I recently had the good fortune to grab 30 minutes with the COO of one of the UKs new breed of challenger banks.  They kindly shared their thoughts on the state of the nation, plans for growth, future developments and their 100% cloud only business model.  The striking take-away was their agility and ability to innovate at lightening speed with laser focus on the customer experience. 

It is a far cry from the situation the more traditional banks find themselves in, dealing with legacy on-premise solutions often hand crafted by large IT departments, huge change management departments needing to agree to every amendment, risk and compliance teams needing signatures in triplicate and managers fearful that change will mean loss of jobs for their teams.  

The net effect of all of this means greatly reduced speed of innovation.  What a challenger bank can do in a couple of days (from receiving customer feedback on an enhancement idea through to a new feature designed, built, tested and implemented) a traditional bank would take months to complete, cost millions, and probably fail to get delivered because by the time it hits their app or website it’s been superseded by another requirement.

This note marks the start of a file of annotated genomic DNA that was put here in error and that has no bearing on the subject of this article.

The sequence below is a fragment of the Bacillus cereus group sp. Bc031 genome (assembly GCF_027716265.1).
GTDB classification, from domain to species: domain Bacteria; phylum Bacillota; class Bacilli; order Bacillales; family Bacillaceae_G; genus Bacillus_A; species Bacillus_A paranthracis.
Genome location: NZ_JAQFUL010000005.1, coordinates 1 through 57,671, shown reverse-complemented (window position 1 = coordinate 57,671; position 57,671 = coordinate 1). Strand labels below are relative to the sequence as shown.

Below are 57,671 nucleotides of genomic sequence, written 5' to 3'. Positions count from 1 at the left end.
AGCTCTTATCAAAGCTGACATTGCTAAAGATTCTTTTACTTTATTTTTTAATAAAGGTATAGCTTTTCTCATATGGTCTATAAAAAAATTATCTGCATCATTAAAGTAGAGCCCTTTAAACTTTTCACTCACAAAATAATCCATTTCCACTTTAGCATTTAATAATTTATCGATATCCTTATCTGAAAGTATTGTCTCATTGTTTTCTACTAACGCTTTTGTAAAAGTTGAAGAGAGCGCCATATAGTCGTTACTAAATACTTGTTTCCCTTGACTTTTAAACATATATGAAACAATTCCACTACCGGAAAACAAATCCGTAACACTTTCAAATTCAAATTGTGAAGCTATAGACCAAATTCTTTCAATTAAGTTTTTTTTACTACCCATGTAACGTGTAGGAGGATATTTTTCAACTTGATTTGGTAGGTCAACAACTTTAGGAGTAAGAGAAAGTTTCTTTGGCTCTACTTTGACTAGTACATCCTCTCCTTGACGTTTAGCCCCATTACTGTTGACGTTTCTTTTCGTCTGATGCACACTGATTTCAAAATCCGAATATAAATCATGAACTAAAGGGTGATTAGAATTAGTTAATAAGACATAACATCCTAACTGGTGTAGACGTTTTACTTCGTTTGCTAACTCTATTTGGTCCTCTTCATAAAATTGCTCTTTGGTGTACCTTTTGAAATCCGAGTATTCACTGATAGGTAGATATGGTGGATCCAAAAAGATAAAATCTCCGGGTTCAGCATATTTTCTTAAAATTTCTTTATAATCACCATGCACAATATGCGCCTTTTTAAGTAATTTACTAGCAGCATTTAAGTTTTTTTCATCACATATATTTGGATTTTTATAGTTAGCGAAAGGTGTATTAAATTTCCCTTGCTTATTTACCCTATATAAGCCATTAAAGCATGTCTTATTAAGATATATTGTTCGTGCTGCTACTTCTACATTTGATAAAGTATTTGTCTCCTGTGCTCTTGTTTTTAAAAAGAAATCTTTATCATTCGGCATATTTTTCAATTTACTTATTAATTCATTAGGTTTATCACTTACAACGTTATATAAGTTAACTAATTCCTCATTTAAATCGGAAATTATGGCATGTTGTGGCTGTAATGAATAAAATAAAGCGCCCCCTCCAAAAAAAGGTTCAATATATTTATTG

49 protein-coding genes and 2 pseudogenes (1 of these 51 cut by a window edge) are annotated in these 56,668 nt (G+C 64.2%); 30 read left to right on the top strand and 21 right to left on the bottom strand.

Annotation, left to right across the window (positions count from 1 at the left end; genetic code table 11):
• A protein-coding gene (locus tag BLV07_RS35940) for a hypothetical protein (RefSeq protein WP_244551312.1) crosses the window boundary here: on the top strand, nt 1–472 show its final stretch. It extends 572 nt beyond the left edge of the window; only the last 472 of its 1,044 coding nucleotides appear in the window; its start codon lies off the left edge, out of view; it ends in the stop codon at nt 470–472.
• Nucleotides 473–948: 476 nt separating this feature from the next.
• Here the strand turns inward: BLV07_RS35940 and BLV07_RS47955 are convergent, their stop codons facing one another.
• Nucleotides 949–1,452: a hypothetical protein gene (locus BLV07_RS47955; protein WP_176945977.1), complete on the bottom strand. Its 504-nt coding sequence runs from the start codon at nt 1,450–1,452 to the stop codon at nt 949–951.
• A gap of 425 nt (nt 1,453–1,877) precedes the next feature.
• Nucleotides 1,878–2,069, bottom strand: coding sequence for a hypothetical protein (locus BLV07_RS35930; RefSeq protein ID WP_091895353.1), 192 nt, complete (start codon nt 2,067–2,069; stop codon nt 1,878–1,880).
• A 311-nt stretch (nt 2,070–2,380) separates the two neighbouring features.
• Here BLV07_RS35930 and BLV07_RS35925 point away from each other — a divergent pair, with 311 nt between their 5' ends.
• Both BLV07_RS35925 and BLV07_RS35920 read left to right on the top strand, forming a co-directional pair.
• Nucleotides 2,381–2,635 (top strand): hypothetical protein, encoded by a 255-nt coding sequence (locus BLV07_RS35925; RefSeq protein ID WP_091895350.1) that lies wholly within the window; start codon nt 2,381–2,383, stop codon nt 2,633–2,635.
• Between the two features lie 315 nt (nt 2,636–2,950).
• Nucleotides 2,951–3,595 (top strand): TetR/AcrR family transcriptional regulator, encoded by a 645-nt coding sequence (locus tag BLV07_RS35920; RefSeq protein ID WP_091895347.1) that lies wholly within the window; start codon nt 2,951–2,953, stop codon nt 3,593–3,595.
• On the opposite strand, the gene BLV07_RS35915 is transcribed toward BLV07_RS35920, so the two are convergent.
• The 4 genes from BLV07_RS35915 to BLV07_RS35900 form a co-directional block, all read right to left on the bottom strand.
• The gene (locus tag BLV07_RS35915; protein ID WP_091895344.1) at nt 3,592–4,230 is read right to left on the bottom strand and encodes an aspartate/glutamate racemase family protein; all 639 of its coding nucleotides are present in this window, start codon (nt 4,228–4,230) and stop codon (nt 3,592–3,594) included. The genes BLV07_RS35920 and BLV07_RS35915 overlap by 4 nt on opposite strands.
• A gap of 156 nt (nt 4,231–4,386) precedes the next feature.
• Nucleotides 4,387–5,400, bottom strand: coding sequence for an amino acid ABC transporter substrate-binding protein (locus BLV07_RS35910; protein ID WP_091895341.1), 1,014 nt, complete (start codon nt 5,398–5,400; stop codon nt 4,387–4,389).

Obviously offering a single product in a single regulatory jurisdiction brings with it a more simplified model than the larger global banks can ever hope to achieve. Not having to handle the complexities of regulation in the multiple geographical regions also means layers of cost and complexity can be avoided.  Combine all of these advantages with the “can do” attitude of a start-up where no jobs are at risk through some potential restructure and it puts the challenger in a very strong position indeed.  

The potential headwinds to the challenger will be felt as they scale to multiple products in multiple jurisdictions across multiple geographies and cultures.  Remaining agile and nimble needs forethought.  Throw in a few mergers and acquisitions along the way and these challenges will no doubt surface but all the time the challengers remain unencumbered by these shackles they are grabbing market share with customers not prepared to put up with the lack of innovation from their traditional bank.